Lady G Behind the Scenes
Nov 08, 2017 04:17PM
By Alec McMullen
“I’m comfortable dealing with the talent and the budget,” Carroll says. “I handle a lot of the marketing, and I’ve developed great relationships with the talent we bring in.”
Actors who made appearances have included Graham Greene (Oscar-nominated for his supporting role in Dances With Wolves) and Gary Farmer (who played the absent father in Smoke Signals, the acclaimed indie film based on Sherman Alexie’s award-winning book, The Lone Ranger and Tonto Fistfight in Heaven).
Carroll, a member of the Cheyenne and Arapaho Tribes of Oklahoma, was born in Boston and moved to Omaha in 1989. Along with her film festival involvement, she is also a radio producer and DJ who goes by the on-air name “Lady G.”
She never set out to become a radio personality. Although she had spoken on some local podcasts, her first radio airtime came about one year ago. As president of UNO’s Intertribal Student Council, she went on 89.3 KZUM’s The Drum—a two-hour show featuring traditional Native music—to promote an upcoming powwow. She was a natural radio personality, and before she knew it, she was filling in as co-host. A month later, she was running the show.
The Drum has since evolved into Intertribal Beats, a three-hour program airing on 89.3 KZUM on Sunday nights from 7-10 p.m. (broadcast from the station in Lincoln) and hosted by Carroll and John “Johnny G” Garnica.
“We still have a lot of traditional Native music,” Carroll explains, “but now we do all genres of music by Native artists.” And the show is about more than just music: “I wanted to make a connection between Omaha and Lincoln Native communities,” she continues. “So I do a lot of announcements for Native community events going on in both Omaha and Lincoln.”
She doesn't consider herself an activist, but Carroll’s work goes beyond radio production. “When Standing Rock happened [with protesters camping in opposition to the Dakota Access pipeline], I just got this calling that I needed to go up there,” she says. “I would come back and update everybody on Standing Rock issues, spread the word about all the things that are happening, and connect people with other people to bring supplies up.”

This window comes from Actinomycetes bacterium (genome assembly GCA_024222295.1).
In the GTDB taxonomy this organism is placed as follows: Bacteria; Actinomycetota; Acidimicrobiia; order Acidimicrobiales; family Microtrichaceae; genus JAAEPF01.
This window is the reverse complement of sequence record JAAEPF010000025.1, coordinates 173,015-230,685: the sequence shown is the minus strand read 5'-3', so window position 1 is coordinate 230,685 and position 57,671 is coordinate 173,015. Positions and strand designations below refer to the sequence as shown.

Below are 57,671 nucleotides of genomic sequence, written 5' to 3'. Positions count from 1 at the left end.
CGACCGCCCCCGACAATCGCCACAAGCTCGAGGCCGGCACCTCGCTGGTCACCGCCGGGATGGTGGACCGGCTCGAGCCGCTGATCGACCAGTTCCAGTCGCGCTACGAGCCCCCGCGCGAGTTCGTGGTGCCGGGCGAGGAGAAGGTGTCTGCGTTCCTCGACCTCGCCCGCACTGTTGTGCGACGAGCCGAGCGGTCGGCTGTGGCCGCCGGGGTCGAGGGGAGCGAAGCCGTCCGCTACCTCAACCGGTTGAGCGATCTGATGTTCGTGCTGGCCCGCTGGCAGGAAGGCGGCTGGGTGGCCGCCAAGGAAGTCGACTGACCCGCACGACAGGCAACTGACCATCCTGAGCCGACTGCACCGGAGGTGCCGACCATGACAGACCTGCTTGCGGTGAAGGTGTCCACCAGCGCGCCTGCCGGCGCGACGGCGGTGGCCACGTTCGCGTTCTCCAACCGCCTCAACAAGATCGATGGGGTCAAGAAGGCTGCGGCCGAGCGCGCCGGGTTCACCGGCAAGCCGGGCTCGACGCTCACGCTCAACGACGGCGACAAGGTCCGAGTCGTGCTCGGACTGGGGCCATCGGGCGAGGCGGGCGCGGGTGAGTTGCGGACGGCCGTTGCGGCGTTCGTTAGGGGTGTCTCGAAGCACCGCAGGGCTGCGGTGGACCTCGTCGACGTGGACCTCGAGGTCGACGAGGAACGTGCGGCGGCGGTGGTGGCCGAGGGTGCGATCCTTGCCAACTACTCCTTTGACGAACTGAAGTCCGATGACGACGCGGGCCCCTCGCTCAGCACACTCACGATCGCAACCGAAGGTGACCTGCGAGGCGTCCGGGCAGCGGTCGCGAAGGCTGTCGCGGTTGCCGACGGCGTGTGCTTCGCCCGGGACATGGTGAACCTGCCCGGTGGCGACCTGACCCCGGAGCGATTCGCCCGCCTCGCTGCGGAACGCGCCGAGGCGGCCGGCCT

Carroll is currently enrolled at UNO and works as a staff assistant in the Native American studies department. She decided to return to school during an honoring ceremony for graduates of the program. “I saw non-Natives knowing and talking about my history, and I had no clue,” she explains. “So I was like, I need to go to school.” Since then, she’s made an effort to teach others about Native issues through her work both on and off the radio.
“It’s all about taking what I know and turning around and sharing that with others,” she says.
Carroll is also a poet and was recently invited to share her poetry at the Reconnecting Struggles Workshop at the Attenborough Arts Centre in Leicester, England. She says her poetry started coming out when she sobered up almost four years ago: “I’m trying to break stereotypes within in my culture, too, so I’m really proud that my grandchildren will not see me ever take a drink, and they see that other option.”
Carroll encourages Native and non-Native readers to attend events like the UNO Native American Film Festival on Nov. 4-5 and the Wamblii Sapa Memorial Pow Wow in the spring. “Just get involved with those things, because if you know those things are happening, then you start asking other questions, and you get to meet other Native people in the community, and then you start learning some stuff—that we’re still here.”
Visit unomaha.edu/student-life/inclusion/multicultural-affairs/native-american-support.php for more information about Native American cultural programs at UNO (including the UNO Native Film Festival and Wamblii Sapa Memorial Pow Wow).
This article was printed in the November/December edition of Omaha Magazine.